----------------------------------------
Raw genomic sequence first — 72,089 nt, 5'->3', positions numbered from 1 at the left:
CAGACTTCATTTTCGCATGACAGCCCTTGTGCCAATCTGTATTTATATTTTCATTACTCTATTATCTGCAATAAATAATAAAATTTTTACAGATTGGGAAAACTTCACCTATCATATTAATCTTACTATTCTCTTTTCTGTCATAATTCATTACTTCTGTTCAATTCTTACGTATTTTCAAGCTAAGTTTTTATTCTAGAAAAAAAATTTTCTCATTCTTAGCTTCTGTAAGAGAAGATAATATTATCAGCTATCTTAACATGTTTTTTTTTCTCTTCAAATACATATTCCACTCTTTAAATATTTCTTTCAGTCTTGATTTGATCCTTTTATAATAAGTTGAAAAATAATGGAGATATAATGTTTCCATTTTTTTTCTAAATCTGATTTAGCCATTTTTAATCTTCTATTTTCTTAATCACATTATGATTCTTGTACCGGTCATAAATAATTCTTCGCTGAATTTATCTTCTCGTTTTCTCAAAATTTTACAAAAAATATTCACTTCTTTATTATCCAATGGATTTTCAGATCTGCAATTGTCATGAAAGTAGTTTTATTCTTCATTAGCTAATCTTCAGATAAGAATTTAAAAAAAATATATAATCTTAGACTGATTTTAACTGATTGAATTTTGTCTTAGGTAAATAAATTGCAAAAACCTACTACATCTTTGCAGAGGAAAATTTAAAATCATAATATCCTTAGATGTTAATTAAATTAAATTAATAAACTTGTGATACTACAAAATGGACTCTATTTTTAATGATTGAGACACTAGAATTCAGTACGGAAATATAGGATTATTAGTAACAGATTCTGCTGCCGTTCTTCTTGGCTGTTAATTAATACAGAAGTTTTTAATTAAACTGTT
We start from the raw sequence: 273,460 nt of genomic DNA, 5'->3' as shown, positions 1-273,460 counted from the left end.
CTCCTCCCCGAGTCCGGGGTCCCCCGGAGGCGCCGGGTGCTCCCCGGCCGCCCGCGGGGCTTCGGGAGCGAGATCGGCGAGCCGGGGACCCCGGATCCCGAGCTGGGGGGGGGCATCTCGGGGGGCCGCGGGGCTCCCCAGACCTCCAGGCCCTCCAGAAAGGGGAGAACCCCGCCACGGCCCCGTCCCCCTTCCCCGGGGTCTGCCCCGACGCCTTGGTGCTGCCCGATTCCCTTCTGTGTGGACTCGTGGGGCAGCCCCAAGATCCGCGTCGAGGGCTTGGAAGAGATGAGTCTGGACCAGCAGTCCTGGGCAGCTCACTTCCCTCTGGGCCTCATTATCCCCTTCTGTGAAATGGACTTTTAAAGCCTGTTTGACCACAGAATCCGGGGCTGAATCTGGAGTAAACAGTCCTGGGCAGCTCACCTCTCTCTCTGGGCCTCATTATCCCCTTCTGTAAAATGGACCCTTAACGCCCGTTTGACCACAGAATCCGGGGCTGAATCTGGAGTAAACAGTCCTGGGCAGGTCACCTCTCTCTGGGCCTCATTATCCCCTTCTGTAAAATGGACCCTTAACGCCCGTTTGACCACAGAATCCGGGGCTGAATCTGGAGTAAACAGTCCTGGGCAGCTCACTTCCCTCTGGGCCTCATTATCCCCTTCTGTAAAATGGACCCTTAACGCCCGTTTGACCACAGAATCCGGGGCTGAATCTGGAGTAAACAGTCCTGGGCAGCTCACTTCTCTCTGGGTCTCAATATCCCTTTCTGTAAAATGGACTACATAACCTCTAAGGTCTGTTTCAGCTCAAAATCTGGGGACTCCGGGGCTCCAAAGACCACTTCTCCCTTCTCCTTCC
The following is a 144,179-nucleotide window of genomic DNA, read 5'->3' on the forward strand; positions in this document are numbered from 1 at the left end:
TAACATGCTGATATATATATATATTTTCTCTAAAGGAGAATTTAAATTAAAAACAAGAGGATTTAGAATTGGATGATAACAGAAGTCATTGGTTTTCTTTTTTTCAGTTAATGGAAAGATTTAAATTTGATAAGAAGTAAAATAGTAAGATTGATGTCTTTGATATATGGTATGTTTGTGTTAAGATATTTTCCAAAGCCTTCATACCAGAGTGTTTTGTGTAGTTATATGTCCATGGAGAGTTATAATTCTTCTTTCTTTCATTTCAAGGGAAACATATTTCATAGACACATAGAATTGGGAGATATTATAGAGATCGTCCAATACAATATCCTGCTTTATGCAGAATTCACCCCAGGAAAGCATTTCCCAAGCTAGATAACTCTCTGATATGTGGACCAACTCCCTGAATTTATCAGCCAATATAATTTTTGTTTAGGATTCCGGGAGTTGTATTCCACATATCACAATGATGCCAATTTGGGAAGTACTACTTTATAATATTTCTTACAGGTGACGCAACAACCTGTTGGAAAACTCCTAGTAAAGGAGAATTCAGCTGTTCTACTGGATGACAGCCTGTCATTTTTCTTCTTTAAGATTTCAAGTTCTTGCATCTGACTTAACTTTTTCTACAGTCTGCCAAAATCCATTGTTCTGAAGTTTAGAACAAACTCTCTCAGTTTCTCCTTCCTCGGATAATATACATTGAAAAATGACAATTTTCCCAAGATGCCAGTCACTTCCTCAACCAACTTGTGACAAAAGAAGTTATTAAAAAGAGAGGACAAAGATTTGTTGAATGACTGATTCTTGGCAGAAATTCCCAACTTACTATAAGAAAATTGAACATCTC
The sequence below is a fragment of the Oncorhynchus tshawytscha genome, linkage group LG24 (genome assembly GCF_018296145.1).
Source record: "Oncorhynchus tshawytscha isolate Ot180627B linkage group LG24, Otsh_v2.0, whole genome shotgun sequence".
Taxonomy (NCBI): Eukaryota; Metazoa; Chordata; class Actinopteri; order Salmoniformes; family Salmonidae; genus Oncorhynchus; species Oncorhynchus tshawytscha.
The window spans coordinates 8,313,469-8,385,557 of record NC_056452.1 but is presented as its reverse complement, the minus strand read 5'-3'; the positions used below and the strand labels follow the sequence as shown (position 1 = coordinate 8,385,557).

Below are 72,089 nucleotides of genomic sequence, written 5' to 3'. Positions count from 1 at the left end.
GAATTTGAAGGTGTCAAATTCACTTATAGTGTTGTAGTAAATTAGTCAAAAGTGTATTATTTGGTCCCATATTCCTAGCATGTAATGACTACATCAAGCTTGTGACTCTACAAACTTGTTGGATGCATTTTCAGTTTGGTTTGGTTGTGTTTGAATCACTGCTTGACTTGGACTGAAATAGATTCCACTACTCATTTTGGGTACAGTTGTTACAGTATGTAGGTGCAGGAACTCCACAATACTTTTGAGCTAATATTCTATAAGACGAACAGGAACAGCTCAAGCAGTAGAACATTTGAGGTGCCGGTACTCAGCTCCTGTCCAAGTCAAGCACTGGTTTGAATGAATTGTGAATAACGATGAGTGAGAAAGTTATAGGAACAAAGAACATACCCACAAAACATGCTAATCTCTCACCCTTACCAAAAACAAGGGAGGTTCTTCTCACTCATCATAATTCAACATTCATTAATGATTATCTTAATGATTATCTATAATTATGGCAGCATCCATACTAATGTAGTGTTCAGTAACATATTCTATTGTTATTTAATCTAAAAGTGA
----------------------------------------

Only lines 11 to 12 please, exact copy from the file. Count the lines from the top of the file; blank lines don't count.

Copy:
Below are 72,089 nucleotides of genomic sequence, written 5' to 3'. Positions count from 1 at the left end.
GAATTTGAAGGTGTCAAATTCACTTATAGTGTTGTAGTAAATTAGTCAAAAGTGTATTATTTGGTCCCATATTCCTAGCATGTAATGACTACATCAAGCTTGTGACTCTACAAACTTGTTGGATGCATTTTCAGTTTGGTTTGGTTGTGTTTGAATCACTGCTTGACTTGGACTGAAATAGATTCCACTACTCATTTTGGGTACAGTTGTTACAGTATGTAGGTGCAGGAACTCCACAATACTTTTGAGCTAATATTCTATAAGACGAACAGGAACAGCTCAAGCAGTAGAACATTTGAGGTGCCGGTACTCAGCTCCTGTCCAAGTCAAGCACTGGTTTGAATGAATTGTGAATAACGATGAGTGAGAAAGTTATAGGAACAAAGAACATACCCACAAAACATGCTAATCTCTCACCCTTACCAAAAACAAGGGAGGTTCTTCTCACTCATCATAATTCAACATTCATTAATGATTATCTTAATGATTATCTATAATTATGGCAGCATCCATACTAATGTAGTGTTCAGTAACATATTCTATTGTTATTTAATCTAAAAGTGA